Well, twenty years ago today Pixar's Toy Story was released.
Kinda trippy to think about that. Twenty years ago, earlier this year, Braveheart got released.
I thought the Mel Gibson film was overlong and overhyped and while it was competently made it didn't stick with me.
Of the two films it seems mundane and obvious to propose that Toy Story had the less cartoony vision of manhood than Braveheart. Not that you can't like the Gibson film if you like it, but if we were to contemplate which of the films introduced a sea change in how we consider mainstream American cinema what happened two decades ago suggests, at least to me, that Pixar changed our expectations about kids' entertainment.
There are, of course, many people who don't take kids' entertainment seriously as art. We may be content to say that it's silly to watch cartoons or to treat the stories we tell children in mass media as artistic statements. You get to be wrong about that. I would suggest that if you want to find out what values and beliefs are inalienably sacred to a culture find out what stories are considered safe enough or important enough to pass on to children. If you're into Game of Thrones that is what it is but I wonder if I couldn't tell you more about American social values and beliefs from a season of Blues Clues. What if the "grown up" art we are so often drawn to make is a wrestling with the dishonesties of the stories that are shared with our child selves?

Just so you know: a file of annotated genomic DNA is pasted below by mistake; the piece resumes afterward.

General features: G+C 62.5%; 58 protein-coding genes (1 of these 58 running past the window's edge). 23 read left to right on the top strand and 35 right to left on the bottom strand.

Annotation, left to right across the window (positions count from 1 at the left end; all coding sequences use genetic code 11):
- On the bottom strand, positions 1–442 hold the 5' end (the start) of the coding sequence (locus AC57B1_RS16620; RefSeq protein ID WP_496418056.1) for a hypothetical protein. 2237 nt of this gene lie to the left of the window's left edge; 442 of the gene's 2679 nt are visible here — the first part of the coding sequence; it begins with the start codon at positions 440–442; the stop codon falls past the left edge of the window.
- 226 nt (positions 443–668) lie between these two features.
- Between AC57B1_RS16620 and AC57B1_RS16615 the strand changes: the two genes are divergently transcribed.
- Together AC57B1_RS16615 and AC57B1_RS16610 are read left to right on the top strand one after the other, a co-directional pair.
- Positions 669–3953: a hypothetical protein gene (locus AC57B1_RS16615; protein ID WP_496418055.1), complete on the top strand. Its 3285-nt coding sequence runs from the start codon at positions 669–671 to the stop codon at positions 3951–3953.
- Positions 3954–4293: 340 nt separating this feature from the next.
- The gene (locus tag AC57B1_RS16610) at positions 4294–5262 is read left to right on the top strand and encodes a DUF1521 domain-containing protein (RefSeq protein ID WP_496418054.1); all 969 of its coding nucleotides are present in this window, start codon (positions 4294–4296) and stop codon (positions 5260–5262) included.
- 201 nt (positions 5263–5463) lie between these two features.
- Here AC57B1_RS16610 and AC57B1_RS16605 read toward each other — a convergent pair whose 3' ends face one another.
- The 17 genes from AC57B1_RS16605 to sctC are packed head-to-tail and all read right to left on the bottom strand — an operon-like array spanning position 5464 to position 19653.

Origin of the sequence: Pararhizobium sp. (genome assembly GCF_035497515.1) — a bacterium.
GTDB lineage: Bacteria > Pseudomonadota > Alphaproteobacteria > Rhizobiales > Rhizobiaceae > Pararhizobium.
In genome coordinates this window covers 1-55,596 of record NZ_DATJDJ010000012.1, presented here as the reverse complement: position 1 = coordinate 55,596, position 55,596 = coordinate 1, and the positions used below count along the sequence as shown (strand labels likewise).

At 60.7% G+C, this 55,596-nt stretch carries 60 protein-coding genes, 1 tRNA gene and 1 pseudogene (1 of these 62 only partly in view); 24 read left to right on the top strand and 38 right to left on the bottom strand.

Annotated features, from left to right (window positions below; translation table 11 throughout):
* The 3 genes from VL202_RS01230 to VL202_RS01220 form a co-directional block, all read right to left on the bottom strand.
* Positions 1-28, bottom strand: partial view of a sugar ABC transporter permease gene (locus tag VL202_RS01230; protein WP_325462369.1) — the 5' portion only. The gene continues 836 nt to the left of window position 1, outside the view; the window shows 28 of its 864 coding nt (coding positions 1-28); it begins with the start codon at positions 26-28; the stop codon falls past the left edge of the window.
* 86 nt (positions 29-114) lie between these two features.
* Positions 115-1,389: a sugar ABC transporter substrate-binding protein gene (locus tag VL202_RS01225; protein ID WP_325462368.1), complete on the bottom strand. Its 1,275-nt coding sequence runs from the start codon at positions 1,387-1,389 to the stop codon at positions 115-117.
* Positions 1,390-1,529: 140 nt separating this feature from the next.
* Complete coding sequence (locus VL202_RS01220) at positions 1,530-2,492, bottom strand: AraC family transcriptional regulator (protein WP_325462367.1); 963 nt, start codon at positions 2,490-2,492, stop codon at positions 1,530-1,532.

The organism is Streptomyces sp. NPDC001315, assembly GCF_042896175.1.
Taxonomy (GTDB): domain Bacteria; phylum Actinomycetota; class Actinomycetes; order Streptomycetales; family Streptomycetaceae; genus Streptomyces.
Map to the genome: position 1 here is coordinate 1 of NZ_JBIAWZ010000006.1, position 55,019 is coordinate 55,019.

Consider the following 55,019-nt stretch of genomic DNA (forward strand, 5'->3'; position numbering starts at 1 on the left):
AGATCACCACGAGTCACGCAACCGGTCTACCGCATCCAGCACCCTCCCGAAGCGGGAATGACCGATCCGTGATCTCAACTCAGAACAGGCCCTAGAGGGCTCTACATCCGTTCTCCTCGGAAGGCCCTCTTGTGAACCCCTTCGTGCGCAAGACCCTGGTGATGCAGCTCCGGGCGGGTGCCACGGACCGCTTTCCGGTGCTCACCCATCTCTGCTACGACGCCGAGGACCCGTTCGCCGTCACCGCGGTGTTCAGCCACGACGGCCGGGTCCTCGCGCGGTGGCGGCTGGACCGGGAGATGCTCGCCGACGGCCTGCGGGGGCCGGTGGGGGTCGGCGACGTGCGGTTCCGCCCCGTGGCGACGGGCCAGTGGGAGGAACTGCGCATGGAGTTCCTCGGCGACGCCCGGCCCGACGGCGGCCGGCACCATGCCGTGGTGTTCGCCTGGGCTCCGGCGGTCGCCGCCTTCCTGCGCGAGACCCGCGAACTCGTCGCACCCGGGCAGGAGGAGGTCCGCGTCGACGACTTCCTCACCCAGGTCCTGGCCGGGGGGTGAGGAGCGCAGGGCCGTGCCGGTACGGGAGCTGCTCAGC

If that's the case then is the solution to subvert the "wrong" lessons or ideals of the stories we tell children or is another option sharing stories with children that don't give them lessons they have to spend the rest of their lives living up to or repudiating?
In a cinematic genre that still traffics in "you can be anything that you want to be" Toy Story has a story of two toys who are forced to confront disturbing realities about themselves. Woody is forced to confront the reality of how much envy and murder he has in him and Buzz Lightyear is forced to come to a violent, self-damaging realization that he is not a space ranger. If so many childrens' stories traffic in the mantra "you can be anything that you want to be" Toy Story lingers in the mind for showing us characters for whom the path to deeper self-discovery is not through dogged devotion to self-image and self-esteem but through the crucible of doubt, doubt about the self.